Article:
Page 2 of 3 FirstFirst 123 LastLast
Results 11 to 20 of 29

Thread: Rewiring a 1930s House comments

  1. #11
    Join Date
    Apr 2005
    Location
    Atlanta,GA
    Posts
    5,877
    Quote Originally Posted by electricguy61 View Post
    I too had an older home that needed rew
    iring, plumbing, insulation, etc.

    I gutted, to bare studs, one room at a time, made all the necessary repairs, insulated, etc.

    And think of all that lead paint you got rid of and probably no one even noticed. From now on you are safe no matter how strict the law gets.

    And it's one of the most energy efficient things you can do. To heck with tankless water heaters, it's heating and cooling that cost the real money.
    The 95% of people that you can't trust give the other 5% a bad name.

  2. #12
    Join Date
    Jul 2006
    Location
    Roughly 5346 miles from Earls Court
    Posts
    2,623
    Quote Originally Posted by growler View Post
    And it's one of the most energy efficient things you can do.
    Depends on whether you replace the walls with plaster or drywall. Plaster is a far better insulator and obviously much more robust.

  3. #13
    Join Date
    Apr 2005
    Location
    Atlanta,GA
    Posts
    5,877
    Quote Originally Posted by growler View Post

    And it's one of the most energy efficient things you can do.
    Quote Originally Posted by zbang View Post
    Depends on whether you replace the walls with plaster or drywall. Plaster is a far better insulator and obviously much more robust.
    Plaster may be a better insulator than drywall but there is no insulation in the walls of these old homes. With 3 1/2 - 4 inches of spray foam insalation in the outside wall and then drywall it will be much better insulated. It will even dampen the noise from outside.
    The 95% of people that you can't trust give the other 5% a bad name.

  4. #14
    Join Date
    Apr 2009
    Location
    Williamsburg, VA
    Posts
    5,438
    Tom, I do not know of any places that require those gaskets, however I see that some Led trim can light replacements come with a gasket, so I imagine they are required in some places.


    Quote Originally Posted by romex jockey View Post
    Many plast/lath homes were framed w/ 2x4's on edge, so we use a lot of>>



    Carlon B117RSW


    ~RJ~
    I remember when I first inquired about that type of box and trying to describe it. Best I could come up with was "pregnant box".
    Electricians do it until it Hertz!

  5. #15
    Join Date
    Mar 2016
    Location
    The Motor City, Michigan USA
    Posts
    765
    Quote Originally Posted by growler View Post
    Plaster may be a better insulator than drywall ... It will even dampen [sic] the noise from outside.
    Perhaps, but the difference is irrelevant. Neither plaster nor drywall is an effective thermal insulator.

    "dampen" (verb): add a small amount of water to
    "damp" (verb, present tense): attenuate, diminish
    "damped" (verb, past tense): attenuated, diminished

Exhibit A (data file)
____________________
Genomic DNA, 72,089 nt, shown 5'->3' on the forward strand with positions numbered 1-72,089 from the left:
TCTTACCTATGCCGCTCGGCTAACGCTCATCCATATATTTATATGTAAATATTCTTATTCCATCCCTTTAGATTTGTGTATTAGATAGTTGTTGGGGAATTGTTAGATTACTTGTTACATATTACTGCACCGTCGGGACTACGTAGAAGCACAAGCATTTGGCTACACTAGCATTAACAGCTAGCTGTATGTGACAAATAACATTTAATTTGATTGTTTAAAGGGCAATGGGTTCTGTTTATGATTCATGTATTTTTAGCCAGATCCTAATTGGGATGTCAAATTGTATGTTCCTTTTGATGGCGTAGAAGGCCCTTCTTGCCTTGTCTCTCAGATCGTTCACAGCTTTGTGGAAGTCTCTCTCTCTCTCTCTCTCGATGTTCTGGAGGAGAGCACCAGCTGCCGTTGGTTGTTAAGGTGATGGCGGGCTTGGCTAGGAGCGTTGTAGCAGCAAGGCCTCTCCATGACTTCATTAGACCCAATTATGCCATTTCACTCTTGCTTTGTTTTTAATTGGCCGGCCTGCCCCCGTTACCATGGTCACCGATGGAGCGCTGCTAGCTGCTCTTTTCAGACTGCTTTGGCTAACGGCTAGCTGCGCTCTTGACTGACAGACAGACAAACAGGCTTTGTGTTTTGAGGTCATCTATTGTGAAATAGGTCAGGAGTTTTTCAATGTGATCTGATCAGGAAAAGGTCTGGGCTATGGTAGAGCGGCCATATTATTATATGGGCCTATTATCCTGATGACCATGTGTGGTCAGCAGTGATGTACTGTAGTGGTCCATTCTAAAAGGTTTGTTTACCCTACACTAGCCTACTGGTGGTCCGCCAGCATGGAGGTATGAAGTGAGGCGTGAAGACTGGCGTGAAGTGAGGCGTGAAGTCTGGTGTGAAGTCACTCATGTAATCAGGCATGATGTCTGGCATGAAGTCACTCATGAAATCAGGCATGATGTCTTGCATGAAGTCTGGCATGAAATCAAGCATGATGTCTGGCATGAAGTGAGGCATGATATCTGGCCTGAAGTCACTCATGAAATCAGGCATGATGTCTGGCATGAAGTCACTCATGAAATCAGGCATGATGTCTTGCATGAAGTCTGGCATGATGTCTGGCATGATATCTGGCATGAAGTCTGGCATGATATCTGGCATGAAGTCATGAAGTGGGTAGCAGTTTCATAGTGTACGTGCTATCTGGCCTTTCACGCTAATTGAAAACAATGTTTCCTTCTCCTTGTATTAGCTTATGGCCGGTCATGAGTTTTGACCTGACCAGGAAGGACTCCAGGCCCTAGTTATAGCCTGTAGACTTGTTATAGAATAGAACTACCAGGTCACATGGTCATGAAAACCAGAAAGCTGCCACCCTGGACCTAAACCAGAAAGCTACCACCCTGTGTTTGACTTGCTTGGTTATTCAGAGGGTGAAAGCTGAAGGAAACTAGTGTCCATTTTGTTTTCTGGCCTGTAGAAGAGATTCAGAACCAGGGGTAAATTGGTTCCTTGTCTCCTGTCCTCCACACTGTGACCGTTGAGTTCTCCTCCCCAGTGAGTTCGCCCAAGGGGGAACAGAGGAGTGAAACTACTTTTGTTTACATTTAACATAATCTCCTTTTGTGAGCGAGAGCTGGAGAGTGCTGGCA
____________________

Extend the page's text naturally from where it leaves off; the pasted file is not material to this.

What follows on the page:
This is a very common error. So common, in fact, that it appears in some dictionaries.

  6. #16
    Join Date
    Feb 2003
    Location
    Bremerton, Washington
    Posts
    7,915
    Quote Originally Posted by Frank DuVal View Post
    If you do not yet own one of these, get a similar one, you will be able to seal most every little space in your re-hab.

    Be aware, there is a learning curve on how much foam expands! And there are different expansion types for that gun.

    The gun is sssooooo much easier than the cans with straws.

    What? You guys don't take the time to cut out the plaster and wood lath to screw the GEM box to the wood lath like the old guys did it? Ha!
    I have a Hilit foam gun at work its great, the nozzle does not plug up
    Moderator-Washington State
    Ancora Imparo

  7. #17
    Join Date
    Feb 2003
    Location
    Bremerton, Washington
    Posts
    7,915
    Quote Originally Posted by electrofelon View Post
    Ive been using smart boxes screwed to the stud whenever possible for lath and plaster. IMO its a much stronger and higher quality install. It does take a little more time as you have to located the stud, and can be tricky if you dont have a good wall scanner that will go through the plaster and lath.
    What is a smart box?
    So fastening to the stud is a great idea, and it would be stronger.
    Moderator-Washington State
    Ancora Imparo

  8. #18
    Join Date
    Mar 2016
    Location
    The Motor City, Michigan USA
    Posts
    765

  9. #19
    Join Date
    Jun 2004
    Location
    Cherry Valley NY, Seattle, WA
    Posts
    4,530
    Quote Originally Posted by drcampbell View Post
    Yep. I actually like the arlington ones a little better (I call all boxes with the side screws "smart boxes" regardless of brand). I hate the big bosses in the smart box brand ones and they dont have many cubic inches.

    The last rewire I did, I used the arlington ones pretty much everywhere. Most of the walls were being skim coated so i was free to drill into the wall with a 1/16 bit to find the studs. Once I found one on a wall, the others were easy as the framing was 16" OC
    Ethan Brush - East West Electric. NY, WA. MA

    "You can't generalize"

  10. #20
    Join Date
    Mar 2003
    Location
    New England
    Posts
    13,327
    All #12 for receptacles even where not required?

Posting Permissions

  • You may not post new threads
  • You may not post replies
  • You may not post attachments
  • You may not edit your posts
  •